In the outside world, the murder plotline thickens. When another murderer begins to kill, he similarly removes body parts, but instead of external, he goes for internal organs. This second killer is revealed to be one of Frankenstein’s experiments, fascinated with what makes humanity tick and death itself. The book ends with one of Frankenstein’s newest monster killing the human “copycat” killer and threatens Frankenstein, that he will kill not only humans, but his creators other creations, until he finds the secret to the goodness and light humans are capable of possessing. Deucalion resurfaces in New Orleans and tells the detectives on the case the true nature of the murders occurring in New Orleans, and offers to help them. In addition to liking the new twists to Victor’s technology and master plan, I enjoyed Chuck Dixon’s nod’s to classic iterations of this story. Specifically, the idea that the monster, in this case, Deucalion lives in a theater and was once a carnival act. We saw hints of this most recently in Penny Dreadful. I also liked the idea that Frankenstein created more then one monster, they had rebelled against him, and would face off against him. That battle was only hinted at here mind you, but still. One of the drawbacks to this book for me, was that there was way too much being crammed into five issues. Having to establish Deucalion, the murders cases in New Orleans, the new status quo of Victor Frankenstein and his goals, it felt like the story was giving us little teases of each, rather then giving us time to process and explore the different aspects of the story. The two Frankenstein monsters that are positioned and teased as the central figures in the conflict of this story, are merely bookends to a story that predominantly amounts to an episode of a would be CSI: New Orleans show, with brief snippets of sci-fi and horror sprinkled in.
I’m familiar with Brett Booth’s artwork. He’s had runs on The Flash and Supergirl and is currently working on Titans as part of DC Rebirth. The imagery I loved most here, were was the flashback scene featuring Victor Frankenstein creating Deucalion. On the table, full of stitching and cuts, with lightening raining down from the sky. It was classic horror magic on display. The picture of Victor Frankenstein in his modern day lab surrounded by computers and containers with body part and organs being harvested and grown, was also a favorite of mine because it highlights the changing times and advanced technology he’s working with. It’s also an example of the principle that the more things change, the more they stay the same. Also, Frankenstein in that setting, complete with lab coat and sinister facial expression, makes for quintessential mad scientist imagery. The image of Deucalion looking out standing atop a mountain at the Rombuk Monastery was spectacular. Firstly, because Brett Booth took his cues from the real life Rongbuk Monastery. Secondly, the scenery is beautiful and peaceful, which contrasts with the scars and external pain we can see and sense in Deucalion. My problems with the art are twofold. First, Brett Booth’s faces and their expressions all look the same, The only thing that differentiates characters, aside from their gender are hair and skin color. The murders and horror, when described, sounded brutal and disgusting, however, when shown, it’s as if this book went out of it’s way to be as tame and PG as possible. I’m not saying it has to be overtly gory but I certainly expected much more then we got.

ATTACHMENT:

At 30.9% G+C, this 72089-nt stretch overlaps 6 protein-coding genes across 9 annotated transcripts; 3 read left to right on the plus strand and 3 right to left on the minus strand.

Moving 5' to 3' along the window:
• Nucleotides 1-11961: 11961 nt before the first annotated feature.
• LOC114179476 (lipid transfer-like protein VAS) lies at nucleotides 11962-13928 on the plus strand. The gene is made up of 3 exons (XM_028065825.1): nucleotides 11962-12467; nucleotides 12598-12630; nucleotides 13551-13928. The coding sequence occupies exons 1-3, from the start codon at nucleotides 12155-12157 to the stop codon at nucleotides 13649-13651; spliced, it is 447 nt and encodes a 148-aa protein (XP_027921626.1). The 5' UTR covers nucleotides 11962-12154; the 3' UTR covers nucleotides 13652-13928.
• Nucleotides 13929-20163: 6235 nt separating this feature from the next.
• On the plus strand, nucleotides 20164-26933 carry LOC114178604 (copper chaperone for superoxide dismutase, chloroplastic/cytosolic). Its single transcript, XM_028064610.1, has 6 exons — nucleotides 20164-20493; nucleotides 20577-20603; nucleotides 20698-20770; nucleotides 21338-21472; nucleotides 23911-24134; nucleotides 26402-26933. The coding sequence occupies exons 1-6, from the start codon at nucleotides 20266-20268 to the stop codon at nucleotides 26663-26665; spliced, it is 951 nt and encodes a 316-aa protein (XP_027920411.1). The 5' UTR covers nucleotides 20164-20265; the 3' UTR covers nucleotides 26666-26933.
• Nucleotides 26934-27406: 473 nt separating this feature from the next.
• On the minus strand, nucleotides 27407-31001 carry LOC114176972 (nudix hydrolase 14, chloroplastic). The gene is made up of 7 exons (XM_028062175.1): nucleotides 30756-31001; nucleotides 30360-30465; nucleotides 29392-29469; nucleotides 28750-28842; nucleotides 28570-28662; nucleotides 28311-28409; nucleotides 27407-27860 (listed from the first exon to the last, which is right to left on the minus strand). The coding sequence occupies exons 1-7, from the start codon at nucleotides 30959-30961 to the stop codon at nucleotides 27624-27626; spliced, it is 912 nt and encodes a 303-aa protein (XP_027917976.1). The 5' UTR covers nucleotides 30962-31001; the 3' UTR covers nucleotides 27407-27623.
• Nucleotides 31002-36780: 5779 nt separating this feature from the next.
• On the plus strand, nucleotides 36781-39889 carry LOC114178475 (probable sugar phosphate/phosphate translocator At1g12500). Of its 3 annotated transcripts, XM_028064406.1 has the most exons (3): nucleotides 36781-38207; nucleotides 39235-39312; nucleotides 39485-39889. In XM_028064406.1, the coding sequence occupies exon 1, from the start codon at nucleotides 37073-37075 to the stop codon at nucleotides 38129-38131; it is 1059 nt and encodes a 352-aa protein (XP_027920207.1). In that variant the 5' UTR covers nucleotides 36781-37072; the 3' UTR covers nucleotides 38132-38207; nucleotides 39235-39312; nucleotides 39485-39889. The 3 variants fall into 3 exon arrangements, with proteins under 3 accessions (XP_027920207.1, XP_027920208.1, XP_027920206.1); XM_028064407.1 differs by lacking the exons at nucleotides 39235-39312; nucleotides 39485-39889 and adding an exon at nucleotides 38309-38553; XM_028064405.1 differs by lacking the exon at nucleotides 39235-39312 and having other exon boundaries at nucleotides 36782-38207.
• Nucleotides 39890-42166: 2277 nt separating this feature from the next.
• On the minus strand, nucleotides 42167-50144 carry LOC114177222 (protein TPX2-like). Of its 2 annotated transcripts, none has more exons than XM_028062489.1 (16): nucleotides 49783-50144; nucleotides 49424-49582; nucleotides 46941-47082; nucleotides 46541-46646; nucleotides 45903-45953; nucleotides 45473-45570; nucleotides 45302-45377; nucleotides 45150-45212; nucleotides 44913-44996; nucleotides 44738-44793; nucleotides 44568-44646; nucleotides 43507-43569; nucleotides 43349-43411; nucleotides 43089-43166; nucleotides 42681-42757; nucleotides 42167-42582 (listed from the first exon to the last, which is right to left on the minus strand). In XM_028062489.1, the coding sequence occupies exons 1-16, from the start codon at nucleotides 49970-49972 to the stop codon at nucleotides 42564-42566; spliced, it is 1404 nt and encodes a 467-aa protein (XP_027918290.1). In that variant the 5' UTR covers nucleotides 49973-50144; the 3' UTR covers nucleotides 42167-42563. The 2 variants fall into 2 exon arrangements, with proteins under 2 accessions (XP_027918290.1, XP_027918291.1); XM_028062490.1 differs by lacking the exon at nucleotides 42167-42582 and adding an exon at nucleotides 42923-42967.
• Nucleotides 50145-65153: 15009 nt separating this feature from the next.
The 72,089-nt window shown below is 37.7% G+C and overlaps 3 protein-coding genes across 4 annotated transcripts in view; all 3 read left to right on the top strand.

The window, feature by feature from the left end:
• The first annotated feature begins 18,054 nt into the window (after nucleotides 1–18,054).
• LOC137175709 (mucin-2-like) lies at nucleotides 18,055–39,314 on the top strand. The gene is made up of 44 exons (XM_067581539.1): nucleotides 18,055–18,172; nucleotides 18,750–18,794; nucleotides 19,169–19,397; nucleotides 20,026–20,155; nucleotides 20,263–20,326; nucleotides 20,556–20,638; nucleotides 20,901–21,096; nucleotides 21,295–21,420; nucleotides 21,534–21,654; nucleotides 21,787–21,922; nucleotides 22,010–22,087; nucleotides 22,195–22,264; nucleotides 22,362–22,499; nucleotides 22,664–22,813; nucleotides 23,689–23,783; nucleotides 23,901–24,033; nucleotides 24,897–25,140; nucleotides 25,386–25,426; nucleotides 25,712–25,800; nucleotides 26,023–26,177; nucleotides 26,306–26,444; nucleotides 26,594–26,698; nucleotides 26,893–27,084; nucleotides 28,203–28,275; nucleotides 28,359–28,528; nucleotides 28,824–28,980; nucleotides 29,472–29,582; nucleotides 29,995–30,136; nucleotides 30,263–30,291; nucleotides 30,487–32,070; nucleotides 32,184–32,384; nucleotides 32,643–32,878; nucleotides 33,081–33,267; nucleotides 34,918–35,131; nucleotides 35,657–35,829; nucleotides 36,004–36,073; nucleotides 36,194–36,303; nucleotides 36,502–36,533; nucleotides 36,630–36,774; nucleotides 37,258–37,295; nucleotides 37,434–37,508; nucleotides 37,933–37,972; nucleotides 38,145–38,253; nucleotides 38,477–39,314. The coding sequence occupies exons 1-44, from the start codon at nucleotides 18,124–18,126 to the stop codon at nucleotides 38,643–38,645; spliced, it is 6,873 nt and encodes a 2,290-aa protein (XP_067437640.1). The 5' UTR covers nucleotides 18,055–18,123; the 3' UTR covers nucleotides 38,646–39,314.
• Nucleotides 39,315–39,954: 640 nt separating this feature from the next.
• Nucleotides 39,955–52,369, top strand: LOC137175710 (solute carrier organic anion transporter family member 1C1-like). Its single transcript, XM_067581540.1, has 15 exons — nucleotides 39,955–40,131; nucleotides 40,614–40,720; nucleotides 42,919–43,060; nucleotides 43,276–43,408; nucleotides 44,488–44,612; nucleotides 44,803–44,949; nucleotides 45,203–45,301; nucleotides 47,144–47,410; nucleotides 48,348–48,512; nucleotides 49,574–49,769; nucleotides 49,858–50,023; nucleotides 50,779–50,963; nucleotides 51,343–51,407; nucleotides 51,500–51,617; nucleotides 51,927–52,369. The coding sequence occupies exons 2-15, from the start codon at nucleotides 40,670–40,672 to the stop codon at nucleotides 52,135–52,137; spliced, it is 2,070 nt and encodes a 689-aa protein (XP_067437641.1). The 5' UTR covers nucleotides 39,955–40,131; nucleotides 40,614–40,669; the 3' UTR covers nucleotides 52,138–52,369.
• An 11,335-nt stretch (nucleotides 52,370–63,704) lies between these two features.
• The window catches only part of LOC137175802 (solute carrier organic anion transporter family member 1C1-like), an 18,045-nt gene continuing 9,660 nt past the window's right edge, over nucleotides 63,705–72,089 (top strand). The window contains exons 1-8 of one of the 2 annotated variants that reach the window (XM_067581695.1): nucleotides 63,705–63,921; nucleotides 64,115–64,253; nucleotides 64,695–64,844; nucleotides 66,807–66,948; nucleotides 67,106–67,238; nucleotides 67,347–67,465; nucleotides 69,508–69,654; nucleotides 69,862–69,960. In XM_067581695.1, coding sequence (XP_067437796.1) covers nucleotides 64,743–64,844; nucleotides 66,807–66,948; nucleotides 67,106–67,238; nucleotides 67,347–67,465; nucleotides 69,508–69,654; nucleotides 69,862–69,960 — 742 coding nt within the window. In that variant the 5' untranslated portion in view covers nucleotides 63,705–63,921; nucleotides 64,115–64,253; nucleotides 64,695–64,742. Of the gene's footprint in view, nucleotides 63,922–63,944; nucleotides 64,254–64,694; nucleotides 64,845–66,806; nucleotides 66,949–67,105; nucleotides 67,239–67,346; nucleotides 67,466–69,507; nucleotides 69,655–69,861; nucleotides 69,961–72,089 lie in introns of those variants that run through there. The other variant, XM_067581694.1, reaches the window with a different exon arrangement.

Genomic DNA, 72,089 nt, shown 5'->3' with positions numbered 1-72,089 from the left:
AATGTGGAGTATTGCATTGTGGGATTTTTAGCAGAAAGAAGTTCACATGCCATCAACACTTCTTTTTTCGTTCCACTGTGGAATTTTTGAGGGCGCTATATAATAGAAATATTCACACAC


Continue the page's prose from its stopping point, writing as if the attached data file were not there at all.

For three quarters of this book it was a generic crime drama that you can find any night of the week on CBS and NBC. When the book dealt with Frankenstein mythology, it was fantastic. Unfortunately, those moments were few and far between. I’ll come back for one more volume, to find the answers to questions left without any, and to see the fight between Frankenstein’s creations. However, if this book doesn’t improve drastically, it’s off of my rotation!